QE mathematicians successfully defuse MathsBombe

QE boys have performed strongly in an online national Mathematics competition, with two teams winning prizes – one for being the first team in the country to solve two of the puzzles.

The high-speed solutions to puzzles 3 and 5 in the MathsBombe competition came from Sixth-Form team Root to Success. The team, comprising Year 13 pupils Brian Kong, Zayaan Ahmad, Yuta Tsuchiya and Nitharsan Sathiyalingam, all plan to read Mathematics at university. Zayaan said he had particularly enjoyed the “intricate” nature of the puzzles.

Year 12 team Pablo Problems won a spot prize for puzzle 8. (The spot prizes were awarded at random and were open to all teams that had solved a problem correctly.) The team members were Abhishek Balkrishna, Shiran Gnanaraj, Oliver Robinson and Vigneswaran Thelaxshan.

MathsBombe, which is run by Manchester University, started on 18th January this year; a new pair of puzzles was then released every two weeks. The MathsBombe website states that these puzzles “span the whole spectrum of mathematics: from fiendish logic puzzles in pure mathematics to applications of mathematics in real-world settings”.

""Teams were ranked firstly in order of the number of puzzles they had solved and then by the total number of points scored for each correctly solved puzzle. Points were based on the teams’ speed of response, with the maximum number of 15 awarded to teams submitting the correct solution within one hour of the first team to solve the puzzle.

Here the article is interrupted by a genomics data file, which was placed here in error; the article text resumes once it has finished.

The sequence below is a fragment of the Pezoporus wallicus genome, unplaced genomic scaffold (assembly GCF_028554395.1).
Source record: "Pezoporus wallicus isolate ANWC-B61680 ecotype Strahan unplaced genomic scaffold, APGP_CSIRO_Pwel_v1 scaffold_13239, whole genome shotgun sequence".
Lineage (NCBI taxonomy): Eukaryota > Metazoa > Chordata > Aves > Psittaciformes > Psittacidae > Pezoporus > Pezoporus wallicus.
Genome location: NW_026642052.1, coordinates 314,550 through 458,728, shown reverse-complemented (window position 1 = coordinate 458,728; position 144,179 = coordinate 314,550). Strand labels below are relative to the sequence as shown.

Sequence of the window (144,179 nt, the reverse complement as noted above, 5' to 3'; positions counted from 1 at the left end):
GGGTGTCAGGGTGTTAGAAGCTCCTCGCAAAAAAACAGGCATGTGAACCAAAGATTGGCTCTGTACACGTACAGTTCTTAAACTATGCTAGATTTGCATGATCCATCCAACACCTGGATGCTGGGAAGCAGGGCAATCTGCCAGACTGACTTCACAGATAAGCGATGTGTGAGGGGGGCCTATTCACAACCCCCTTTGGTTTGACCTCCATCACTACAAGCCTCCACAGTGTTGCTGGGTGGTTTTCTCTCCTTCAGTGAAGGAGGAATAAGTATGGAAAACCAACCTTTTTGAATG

Just 47 teams out of the 2,962 teams entering nationally solved all eight puzzles. The 47 included five from QE: Pablo Problems, We Da Bomb, Test Maths Team V2, Pie R squared and 1 Elite Maths. Although Root to Success appeared to be on track for a high position after the four boys achieved the maximum 15 points in all of the first six puzzles, they then slipped down the rankings because they were unable to solve the final two puzzles. The final overall results have yet to be announced.

""Congratulating the successful teams, QE’s Assistant Head of Mathematics Wendy Fung said: “All the boys have worked entirely independently. The competition was a great chance for the members of Root to Success to test their problem-solving skills ahead of university.”

The competition is supported by the Dame Kathleen Ollerenshaw Trust, named after a mathematician and astronomer who also served as Lord Mayor of Manchester.

  • This is puzzle 3, which Root to Success solved in double-quick time:

    A miserly billionaire stores UK coins in a giant silo to avoid paying tax. Coins are released by turning a giant crank attached to the silo, but only one coin is released for each turn of the crank. The billionaire requires 60 coins of identical value. Assuming that the silo contains an infinite supply of coins of every possible denomination in standard circulation (ignoring any special commemorative coins), how many turns of the crank are needed to guarantee this?

    And here is the solution provided by the competition organisers:

    At first sight, it appears that there is not enough information to answer this problem, but the point is that it doesn't matter what the value of the 60 coins is. Thus, the worst case is actually that we get a different coin for each turn of the handle until we get up to 59 coins for every denomination. The next turn of the crank must then guarantee 60 coins of identical value. There are eight possible denominations: 1p, 2p, 5p, 10p, 20p, 50p, £1 and £2, which means that the number of turns required is 8 x 59 + 1 = 473.